More than 1,100 delegates, over 30 countries represented, 90 exhibitors, 60 international speakers, 13 roundtable discussions and 6 hosted events: BioFIT has reached a critical mass in only five editions. With these figures, BioFIT has confirmed its position as the leading event for tech transfer, academia-industry collaborations and sourcing early stage innovations in the field of life sciences. BioFIT is also becoming the marketplace for seed and Series A investment.

It is the only event that gathers big pharma, biotech start-ups and SMEs, researchers and investors in the same place at the same time, focused on the same goals: Engage new partnerships, source innovative and competitive early stage R&D projects, facilitate the emergence of collaborative projects and increase licensing opportunities in life sciences.

A winning bet

In only five editions, BioFIT has quadrupled its number of attendees, convinced other organisations to host their events and has most importantly, become an annual event. To continue its growth, the organisers of BioFIT have decided to engage in a long-term partnership with the Alsace BioValley competitiveness cluster. The Lille-Strasbourg rotation began in 2015.

Choosing the Alsace region was obvious, given its European and international openness and its high research potential in the healthcare sector”, explained Mr. Etienne Vervaecke, General Manager of Eurasanté and the NHL Cluster and General Commissioner for BioFIT.

The secret of our success

The close co-operation between the economic development agency and two competitiveness clusters to ensure the successful organisation of the event is worthy of mention. This unique combination benefits the regions’ competitiveness. BioFIT is the only event that gathers public and private actors at its business convention and technology presentation sessions. The comprehensive conference programme covers on-trend topics of interest and answers key questions about the best practices in collaborative research, technology transfer and early stage financing innovation.

Identifying TT professionals at the business convention

In addition to scheduling business meetings, the partnering platform allowed participants to propose licensing opportunities. At this 5th edition, nearly 800 opportunities were published and more than 75% of them were projects to transfer licences.

With 20% of attendees coming from pharma, including the Big Pharma Top 20, 30% from academia and TTOs, 20% from emerging biotechs and 10% from investors, BioFIT has confirmed its position as the leading international event in the sector.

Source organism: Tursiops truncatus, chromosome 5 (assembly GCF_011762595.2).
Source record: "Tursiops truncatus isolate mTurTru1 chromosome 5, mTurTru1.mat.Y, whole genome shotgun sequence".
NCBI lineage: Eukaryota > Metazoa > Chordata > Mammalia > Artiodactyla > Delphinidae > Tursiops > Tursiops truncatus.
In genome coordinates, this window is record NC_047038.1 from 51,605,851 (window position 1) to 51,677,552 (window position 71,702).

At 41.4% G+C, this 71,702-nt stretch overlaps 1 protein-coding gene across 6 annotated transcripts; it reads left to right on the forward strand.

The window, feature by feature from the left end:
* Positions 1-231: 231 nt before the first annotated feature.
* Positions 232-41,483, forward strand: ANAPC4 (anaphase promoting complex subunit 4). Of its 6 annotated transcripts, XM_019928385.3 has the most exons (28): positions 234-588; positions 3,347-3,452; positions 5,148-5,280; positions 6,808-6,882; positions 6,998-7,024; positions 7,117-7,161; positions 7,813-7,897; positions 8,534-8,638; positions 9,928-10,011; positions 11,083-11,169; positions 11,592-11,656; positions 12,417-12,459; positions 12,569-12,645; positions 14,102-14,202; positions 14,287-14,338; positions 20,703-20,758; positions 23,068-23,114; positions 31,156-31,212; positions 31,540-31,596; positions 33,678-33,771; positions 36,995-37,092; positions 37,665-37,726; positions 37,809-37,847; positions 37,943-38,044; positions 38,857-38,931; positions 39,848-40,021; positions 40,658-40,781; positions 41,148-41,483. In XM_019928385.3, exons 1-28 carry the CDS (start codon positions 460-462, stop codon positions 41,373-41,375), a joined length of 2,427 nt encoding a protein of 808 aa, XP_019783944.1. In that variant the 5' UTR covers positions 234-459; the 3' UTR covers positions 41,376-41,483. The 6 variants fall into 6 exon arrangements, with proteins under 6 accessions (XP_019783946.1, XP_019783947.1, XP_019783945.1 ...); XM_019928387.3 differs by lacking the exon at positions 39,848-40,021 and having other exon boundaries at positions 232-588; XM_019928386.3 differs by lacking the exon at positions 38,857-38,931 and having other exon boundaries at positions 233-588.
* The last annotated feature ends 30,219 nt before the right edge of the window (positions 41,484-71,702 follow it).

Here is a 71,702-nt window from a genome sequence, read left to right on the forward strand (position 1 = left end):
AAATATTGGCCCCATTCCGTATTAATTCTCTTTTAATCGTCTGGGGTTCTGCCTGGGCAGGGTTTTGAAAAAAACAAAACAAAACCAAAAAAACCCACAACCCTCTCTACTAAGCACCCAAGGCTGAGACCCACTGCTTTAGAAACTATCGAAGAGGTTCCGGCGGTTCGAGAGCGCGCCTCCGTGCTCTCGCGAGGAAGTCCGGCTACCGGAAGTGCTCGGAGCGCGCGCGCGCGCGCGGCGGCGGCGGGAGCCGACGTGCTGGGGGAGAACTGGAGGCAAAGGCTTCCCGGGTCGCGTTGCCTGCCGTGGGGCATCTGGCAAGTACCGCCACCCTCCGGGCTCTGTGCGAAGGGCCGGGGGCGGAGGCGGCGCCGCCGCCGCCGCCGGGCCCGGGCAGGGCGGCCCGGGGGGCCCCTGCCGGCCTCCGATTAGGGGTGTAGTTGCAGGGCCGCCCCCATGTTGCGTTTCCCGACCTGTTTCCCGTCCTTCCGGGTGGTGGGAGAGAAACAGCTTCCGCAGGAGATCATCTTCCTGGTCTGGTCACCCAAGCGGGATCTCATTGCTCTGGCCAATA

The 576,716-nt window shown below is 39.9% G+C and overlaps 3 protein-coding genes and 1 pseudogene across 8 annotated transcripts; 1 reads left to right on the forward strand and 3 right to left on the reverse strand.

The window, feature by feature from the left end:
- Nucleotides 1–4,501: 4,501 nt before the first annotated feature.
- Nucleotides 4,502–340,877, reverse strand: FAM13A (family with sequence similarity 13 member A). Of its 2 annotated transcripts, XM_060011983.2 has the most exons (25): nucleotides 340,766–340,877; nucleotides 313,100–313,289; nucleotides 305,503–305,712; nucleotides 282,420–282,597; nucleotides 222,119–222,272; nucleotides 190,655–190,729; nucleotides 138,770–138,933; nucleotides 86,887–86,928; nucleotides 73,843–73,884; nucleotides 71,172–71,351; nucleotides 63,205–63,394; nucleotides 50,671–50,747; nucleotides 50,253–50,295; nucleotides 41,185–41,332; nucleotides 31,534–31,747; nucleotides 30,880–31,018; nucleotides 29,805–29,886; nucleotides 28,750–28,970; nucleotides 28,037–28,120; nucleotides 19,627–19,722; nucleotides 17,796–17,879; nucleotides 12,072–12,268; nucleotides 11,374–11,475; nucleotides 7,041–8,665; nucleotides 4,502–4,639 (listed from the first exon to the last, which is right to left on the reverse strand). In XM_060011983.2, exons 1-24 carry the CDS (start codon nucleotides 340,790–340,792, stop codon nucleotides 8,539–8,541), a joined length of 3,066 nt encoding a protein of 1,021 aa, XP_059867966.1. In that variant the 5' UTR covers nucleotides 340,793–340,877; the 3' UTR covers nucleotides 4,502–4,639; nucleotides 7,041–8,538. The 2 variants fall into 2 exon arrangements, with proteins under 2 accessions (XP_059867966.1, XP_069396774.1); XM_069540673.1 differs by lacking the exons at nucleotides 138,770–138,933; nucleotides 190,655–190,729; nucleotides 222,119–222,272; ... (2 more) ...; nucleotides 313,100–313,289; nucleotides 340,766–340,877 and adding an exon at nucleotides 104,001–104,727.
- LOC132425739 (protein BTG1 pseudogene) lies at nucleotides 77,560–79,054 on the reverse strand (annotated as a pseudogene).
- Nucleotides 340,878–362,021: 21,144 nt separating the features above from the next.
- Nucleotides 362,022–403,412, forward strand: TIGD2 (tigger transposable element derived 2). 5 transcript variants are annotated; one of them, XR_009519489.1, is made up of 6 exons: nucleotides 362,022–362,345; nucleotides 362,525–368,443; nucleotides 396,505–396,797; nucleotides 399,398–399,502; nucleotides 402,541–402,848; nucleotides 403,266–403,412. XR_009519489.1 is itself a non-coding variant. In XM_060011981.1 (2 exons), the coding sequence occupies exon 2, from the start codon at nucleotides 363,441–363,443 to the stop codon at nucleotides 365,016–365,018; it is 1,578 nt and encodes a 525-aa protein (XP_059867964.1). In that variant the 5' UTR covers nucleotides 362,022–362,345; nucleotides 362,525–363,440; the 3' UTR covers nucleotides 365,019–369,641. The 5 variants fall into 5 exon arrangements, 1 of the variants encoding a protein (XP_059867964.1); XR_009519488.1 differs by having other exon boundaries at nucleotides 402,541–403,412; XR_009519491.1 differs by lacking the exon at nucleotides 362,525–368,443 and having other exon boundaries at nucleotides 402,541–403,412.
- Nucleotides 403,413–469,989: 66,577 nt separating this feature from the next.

Participants included:

·                Big and medium pharmas: Sanofi, AbbVie, Roche, GSK, Pfizer, Bayer, Novo Nordisk, LFB, Boehringer Ingelheim, Lilly, AstraZeneca, J&J, Merck and Ipsen Innovation

·                Biotechs: Zoetis, AlzProtect, Galapagos, Hybrigenics, Nanobiotix, Yaqrit, Ixaltis, Lipigon, Cellectis, TxCell and Onxeo
TTOs, Universities: Ascenion, Max Planck Institute, CEA Tech, SATT network, VIB, Isis Innovation, Harvard Tech Transfer Office, Ramot and the University of Ghent

·                Associations, professional networks: Aviesan, European Biotechnology Network, France Biotcech, EuropaBio, ASTP-Proton, EBE-EFPIA, Réseau C.U.R.I.E., SIMV, ASEBIO, Swiss Biotech Association, LISA and the UK Innovation Forum

·                Investors: Kurma Partners, Medxci Omnes, Capital, European Investment Fund, London Stock Exchange, Fund+, Merck Ventures, Sofinnova Partners and Novo Seeds

BioFIT is also becoming the marketplace for seed investment in cutting-edge technologies.
Distinguished speakers

Pfizer, Nanobiotix, VIB, The Max Planck Society, Evotec, Roche Innovation Center, Medixci, Novo Seeds, Kurma Partners and Fund+ – These are just a few examples of the 60 international organisations (including speakers from the USA, Canada, Israel, South Korea, Japan) who discussed current topics and answered key questions about best practices in collaborative research, key issues in technology transfer and licensing and early stage financing innovation.

An exhibition that continues to grow

The Business Convention is at the heart of the event, but the exhibition is also a key part of BioFIT. It has quadrupled its attendance, from 20 international exhibitors and co-exhibitors in 2010 to 90 this year, which clearly shows the actors’ wish is to be increasingly present and visible.